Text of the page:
Conspicuous consumption refers to the purchase of goods that convey economic status. People who purchase luxury items such as high-end cars and designer clothing are said to be engaging in conspicuous consumption, as these goods appear to demonstrate wealth.
The term was coined by American economist Thorstein Veblen in his 1918 work, “The Theory of the Leisure Class,” which postulates that upper- and middle-class people buy luxury goods to project wealth and exclusivity to others. Learn about how conspicuous consumption works and how the theory developed.
Definition and Examples of Conspicuous Consumption
Conspicuous consumption refers to the acquisition of goods that signify wealth. It is aimed at improving a consumer’s social standing and reputation. For example, a person may buy an expensive luxury car or a great quantity of recreational equipment to invoke envy and admiration from peers.
According to Veblen’s theory, an item is considered luxurious if it’s expensive, of high quality, and exceeds practical use. There is an element of wastefulness involved in Veblen’s theory of conspicuous consumption. Necessities are not related to conspicuous consumption; an item labeled in this way must be superfluous to a person’s basic needs.
Conspicuous consumption is exemplified by an item such as a diamond-encrusted watch. The diamonds are ornamental and don’t affect how the watch functions or add utility; rather, it is a visual display of wealth.
Alternate name: Visible consumption
The slang term “bougie,” derived from “bourgeois,” which refers to the upper and middle classes, relates to conspicuous consumption because it denotes expensive goods that exceed practical function and serve to set the owner apart from other members of their economic class.
Another example of conspicuous consumption in pop culture is the 2013 Martin Scorsese biopic “The Wolf of Wall Street.” The film is a dramatic depiction of excess, with scenes ranging from grandiose mansion parties to drug use on yachts.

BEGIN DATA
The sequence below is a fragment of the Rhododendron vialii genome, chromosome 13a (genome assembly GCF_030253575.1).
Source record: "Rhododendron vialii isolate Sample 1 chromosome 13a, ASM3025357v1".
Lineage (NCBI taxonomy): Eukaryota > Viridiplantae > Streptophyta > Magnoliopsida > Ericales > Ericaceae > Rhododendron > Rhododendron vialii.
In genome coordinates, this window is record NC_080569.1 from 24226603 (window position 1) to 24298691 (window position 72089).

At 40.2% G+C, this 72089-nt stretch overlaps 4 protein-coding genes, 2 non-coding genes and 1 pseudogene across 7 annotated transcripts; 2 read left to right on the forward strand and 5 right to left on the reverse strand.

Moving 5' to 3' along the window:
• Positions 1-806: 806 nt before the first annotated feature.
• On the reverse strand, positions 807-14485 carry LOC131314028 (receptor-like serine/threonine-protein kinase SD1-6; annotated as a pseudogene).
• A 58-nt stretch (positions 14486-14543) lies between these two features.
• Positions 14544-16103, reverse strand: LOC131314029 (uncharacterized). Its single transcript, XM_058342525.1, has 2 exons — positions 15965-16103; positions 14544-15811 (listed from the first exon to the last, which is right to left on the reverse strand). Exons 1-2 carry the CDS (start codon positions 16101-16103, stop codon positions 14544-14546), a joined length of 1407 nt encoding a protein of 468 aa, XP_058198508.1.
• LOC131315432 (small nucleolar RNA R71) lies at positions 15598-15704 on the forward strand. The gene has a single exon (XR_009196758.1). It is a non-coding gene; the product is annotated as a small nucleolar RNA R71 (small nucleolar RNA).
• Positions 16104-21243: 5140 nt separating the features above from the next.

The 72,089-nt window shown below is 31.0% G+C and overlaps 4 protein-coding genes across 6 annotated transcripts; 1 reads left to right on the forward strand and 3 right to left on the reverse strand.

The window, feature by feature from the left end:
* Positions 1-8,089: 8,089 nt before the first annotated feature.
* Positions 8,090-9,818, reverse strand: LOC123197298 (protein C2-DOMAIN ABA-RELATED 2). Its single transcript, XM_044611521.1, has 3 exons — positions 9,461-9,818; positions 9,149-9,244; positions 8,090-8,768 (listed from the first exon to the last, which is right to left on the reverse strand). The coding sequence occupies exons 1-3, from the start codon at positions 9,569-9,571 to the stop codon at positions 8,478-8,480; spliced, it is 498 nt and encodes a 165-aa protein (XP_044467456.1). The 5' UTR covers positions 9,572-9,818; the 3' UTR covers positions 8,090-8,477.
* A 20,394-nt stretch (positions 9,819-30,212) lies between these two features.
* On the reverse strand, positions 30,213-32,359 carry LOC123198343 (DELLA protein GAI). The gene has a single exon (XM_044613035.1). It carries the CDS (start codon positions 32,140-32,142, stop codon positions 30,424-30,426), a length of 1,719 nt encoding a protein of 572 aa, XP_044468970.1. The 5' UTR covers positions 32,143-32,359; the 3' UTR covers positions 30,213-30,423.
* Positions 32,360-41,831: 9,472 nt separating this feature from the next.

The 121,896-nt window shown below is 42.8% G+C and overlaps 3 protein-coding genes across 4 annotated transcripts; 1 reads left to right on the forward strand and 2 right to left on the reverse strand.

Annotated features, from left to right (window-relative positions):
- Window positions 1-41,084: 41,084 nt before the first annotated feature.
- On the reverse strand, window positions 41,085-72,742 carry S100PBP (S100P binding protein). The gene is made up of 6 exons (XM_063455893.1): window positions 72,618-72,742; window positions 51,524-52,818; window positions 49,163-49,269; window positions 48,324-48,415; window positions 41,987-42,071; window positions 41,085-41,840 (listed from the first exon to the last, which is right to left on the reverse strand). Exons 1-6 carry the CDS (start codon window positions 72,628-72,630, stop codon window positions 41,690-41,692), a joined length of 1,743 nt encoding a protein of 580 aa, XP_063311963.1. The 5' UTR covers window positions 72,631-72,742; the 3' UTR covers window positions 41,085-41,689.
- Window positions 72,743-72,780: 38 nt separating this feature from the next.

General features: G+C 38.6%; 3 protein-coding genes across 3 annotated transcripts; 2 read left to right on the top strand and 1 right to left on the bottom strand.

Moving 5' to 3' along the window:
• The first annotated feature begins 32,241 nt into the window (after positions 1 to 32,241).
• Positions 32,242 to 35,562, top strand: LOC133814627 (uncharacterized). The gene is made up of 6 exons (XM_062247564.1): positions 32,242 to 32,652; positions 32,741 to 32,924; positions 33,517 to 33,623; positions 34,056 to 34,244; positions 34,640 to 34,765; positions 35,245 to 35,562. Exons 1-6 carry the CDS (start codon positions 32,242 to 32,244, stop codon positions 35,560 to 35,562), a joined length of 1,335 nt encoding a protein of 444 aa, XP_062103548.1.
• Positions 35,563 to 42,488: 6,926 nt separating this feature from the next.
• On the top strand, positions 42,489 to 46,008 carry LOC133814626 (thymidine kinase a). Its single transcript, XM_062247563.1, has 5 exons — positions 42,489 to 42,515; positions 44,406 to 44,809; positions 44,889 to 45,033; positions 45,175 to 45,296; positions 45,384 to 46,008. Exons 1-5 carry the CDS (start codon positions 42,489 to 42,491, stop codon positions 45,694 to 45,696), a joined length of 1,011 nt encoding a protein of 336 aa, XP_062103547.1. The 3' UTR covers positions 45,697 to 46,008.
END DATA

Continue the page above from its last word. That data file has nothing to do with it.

Veblen goods, which are items for which demand grows as price increases, are associated with conspicuous consumption. High prices generate demand for these types of goods among the wealthiest consumers. Obtaining these types of goods at high prices is meant to impress other people.
How Conspicuous Consumption Works
Veblen’s “The Theory of the Leisure Class” speculates that a leisure class, or upper and middle classes, is rooted in capitalism. Veblen theorized that an economic hierarchy formed in developed societies where labor is delegated to the lower classes and leisure is held in high regard. Conspicuous consumption becomes a lifestyle of those who belong to the middle and upper classes.
Veblen states that the importance of wealth is to impress others with it. According to the theory, people are motivated to purchase luxury goods for more than their intrinsic value. The main point is to make other people aware that they have the privilege of owning these goods.
Veblen noted that pecuniary emulation, or the desire to equal or surpass another person’s financial status, drives conspicuous consumption.
While people do purchase luxury items to enjoy them, the overarching motivation for conspicuous consumption is to impress others.
Conspicuous consumption is typically associated with wealthy people, but it also includes the middle and working classes. Between a global market for counterfeit goods and many people taking on debt to afford luxuries, conspicuous consumption is widespread in our society.
Criticism of Conspicuous Consumption
Veblen’s book is often seen as a classic critique of conspicuous consumption, but despite that, some economists have condemned the theory. Critics have said that because the theory only pertains to purchasers of luxury goods, it cannot be applied to all types of consumption as Veblen intended.
In addition, the concept is based on the idea that primarily the upper class determines spending, which excludes the influence of consumers on the lower end of the economic spectrum. Other arguments state that the way status is conveyed has changed over time, and it is now more often considered elite not to display wealth conspicuously, or that lifestyle rather than social factors now drives spending, which varies from what Veblen theorized.
- Conspicuous consumption refers to spending on goods or services that are considered exclusive and valuable.
- Conspicuous consumption applies to items such as luxury cars and clothing but also to other visible displays, like lavish parties and illicit substances.
- Although the traditional conspicuous consumer is wealthy, people from all economic classes can participate in conspicuous consumption.